Tuesday, 5 May 1863

Slept well. Rose at 5. Very cloudy & some rain. C.L. had come at 10 last night. Went out with G. to the hill & at 5.45 ― drew till 9. Then again on the Quay, but the crowd of inquisitives was too great to work. High wind also above. Came in at 10.30 ― & found C. Lane as kindly as ever. Breakfast. (S. Lane is married.) At 11. read papers. Lord Seaton is dead. ― And Mrs. Leake is dead!

Alas.

At 12 ― went out to call on Majr. Buchanan, but only found Colonel Ellis;

Returned by 1.30. ― At 2 came Cecil Lane, but before we set out to walk, he had to call on the Colonel, & I wet to the house of Tebaldo’s brother, Λασκαράτος, who was at home. A many little children running about ― he has 9. This likeness to my Roman teacher struck me much, & I explained my reason for calling: i.e. to know about his brother, who, ― φαίνεται is here now, but in the country.

I begged to have 3 copies of the Μυστήρια[1], &c. & wrote a line to his brother. The elder Λασκαράτος is something like Cromek, black ― bearded ― thin: a kind of stiff republican manner, yet somewhat [wits] as to eye: ― head clear & sharp.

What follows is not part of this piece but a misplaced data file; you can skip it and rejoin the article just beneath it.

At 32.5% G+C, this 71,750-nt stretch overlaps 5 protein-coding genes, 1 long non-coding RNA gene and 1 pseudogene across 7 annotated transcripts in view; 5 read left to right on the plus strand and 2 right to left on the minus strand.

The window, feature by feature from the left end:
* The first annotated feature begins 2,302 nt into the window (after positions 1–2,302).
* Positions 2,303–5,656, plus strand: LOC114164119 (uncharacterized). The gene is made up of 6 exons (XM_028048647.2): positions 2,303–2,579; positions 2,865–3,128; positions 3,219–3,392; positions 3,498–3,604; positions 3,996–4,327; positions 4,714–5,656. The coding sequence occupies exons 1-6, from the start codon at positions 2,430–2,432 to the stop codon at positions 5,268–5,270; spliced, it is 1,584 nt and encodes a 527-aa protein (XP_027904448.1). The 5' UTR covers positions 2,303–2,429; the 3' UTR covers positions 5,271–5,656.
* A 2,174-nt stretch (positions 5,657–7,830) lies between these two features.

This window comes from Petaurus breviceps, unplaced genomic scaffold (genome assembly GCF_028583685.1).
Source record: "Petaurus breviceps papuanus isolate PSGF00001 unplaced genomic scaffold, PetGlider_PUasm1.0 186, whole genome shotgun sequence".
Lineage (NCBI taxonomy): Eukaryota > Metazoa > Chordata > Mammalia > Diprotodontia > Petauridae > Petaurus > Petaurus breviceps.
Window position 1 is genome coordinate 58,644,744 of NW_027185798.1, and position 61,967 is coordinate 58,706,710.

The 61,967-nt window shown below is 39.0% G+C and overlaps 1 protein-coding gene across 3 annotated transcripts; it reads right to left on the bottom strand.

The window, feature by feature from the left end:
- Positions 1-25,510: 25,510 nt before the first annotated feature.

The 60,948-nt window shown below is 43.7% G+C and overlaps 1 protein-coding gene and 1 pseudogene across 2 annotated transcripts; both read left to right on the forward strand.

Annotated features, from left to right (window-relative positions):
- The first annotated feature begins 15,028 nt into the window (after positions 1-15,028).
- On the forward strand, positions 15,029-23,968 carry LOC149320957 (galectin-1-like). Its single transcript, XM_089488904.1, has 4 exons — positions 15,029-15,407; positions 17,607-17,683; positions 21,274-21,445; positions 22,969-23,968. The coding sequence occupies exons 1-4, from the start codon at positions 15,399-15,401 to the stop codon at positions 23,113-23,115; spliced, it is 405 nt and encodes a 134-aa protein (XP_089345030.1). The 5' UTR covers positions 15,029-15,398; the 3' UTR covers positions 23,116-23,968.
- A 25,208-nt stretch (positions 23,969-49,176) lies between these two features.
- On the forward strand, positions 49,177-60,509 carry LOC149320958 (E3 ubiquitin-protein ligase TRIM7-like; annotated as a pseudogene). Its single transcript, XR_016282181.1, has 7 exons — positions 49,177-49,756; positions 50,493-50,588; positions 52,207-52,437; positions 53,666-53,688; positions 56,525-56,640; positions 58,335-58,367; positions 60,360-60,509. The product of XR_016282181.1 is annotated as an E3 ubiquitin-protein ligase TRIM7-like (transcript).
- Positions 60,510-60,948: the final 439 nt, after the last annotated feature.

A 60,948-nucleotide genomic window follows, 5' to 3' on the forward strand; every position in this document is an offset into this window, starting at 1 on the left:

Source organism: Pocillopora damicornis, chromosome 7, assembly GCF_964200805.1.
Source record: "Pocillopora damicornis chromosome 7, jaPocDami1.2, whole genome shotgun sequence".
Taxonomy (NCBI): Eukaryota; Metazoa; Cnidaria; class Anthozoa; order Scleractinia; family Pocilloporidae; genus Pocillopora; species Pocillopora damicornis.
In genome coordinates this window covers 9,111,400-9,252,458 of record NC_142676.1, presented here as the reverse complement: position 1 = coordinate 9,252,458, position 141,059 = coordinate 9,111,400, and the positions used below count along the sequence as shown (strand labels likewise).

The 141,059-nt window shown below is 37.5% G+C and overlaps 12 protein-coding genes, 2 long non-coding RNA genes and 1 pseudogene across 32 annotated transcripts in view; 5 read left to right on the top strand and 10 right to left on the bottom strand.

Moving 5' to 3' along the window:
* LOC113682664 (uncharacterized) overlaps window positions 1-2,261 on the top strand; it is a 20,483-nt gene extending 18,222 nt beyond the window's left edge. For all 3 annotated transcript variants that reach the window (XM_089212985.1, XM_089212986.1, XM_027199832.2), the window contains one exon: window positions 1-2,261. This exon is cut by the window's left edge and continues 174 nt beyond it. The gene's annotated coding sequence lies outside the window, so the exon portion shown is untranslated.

Walked out with C. Lane to Σπήλια[2] & other villages. The views very singular & beautiful. I had no idea that Κεφαλληνια was so beautiful. We returned by what is called the short ˆ[long] Giro, ― being the end of the Leϐαδὸ[3] road, to C.L.’s house ― at 6.30. No end of pleasure: showing drawings, & a good & pleasant dinner. Bed at 11.

 


[1] Mysteries. Nina Bouri adds: The Mysteries of Cephalonia or Thoughts on Family, Religion and Politics in Cephalonia (1856): a satirical-didactic text by Andreas Laskaratos, ridiculing and criticizing the superstitions, the lack of education and the wretchedness of the people of Cephalonia, as well as the corruption of the clergy. The book was condemned by the church, and Laskaratos was excommunicated over it. It is said in Greece that the dead bodies of the excommunicated do not decay, so Laskaratos, upon learning of his excommunication, famously said that the archbishop should do him a favour and also excommunicate his children’s shoes, so that their soles won’t wear out, and rid him of that expense.

[2] Spilia.

[3] Livadi.


[Transcribed by Marco Graziosi from Houghton Library, Harvard University, MS Eng. 797.3. Image.]

Advertisements

Leave a comment

Filed under 1863, Diary Entry

Leave a Reply

Fill in your details below or click an icon to log in:

WordPress.com Logo

You are commenting using your WordPress.com account. Log Out / Change )

Twitter picture

You are commenting using your Twitter account. Log Out / Change )

Facebook photo

You are commenting using your Facebook account. Log Out / Change )

Google+ photo

You are commenting using your Google+ account. Log Out / Change )

Connecting to %s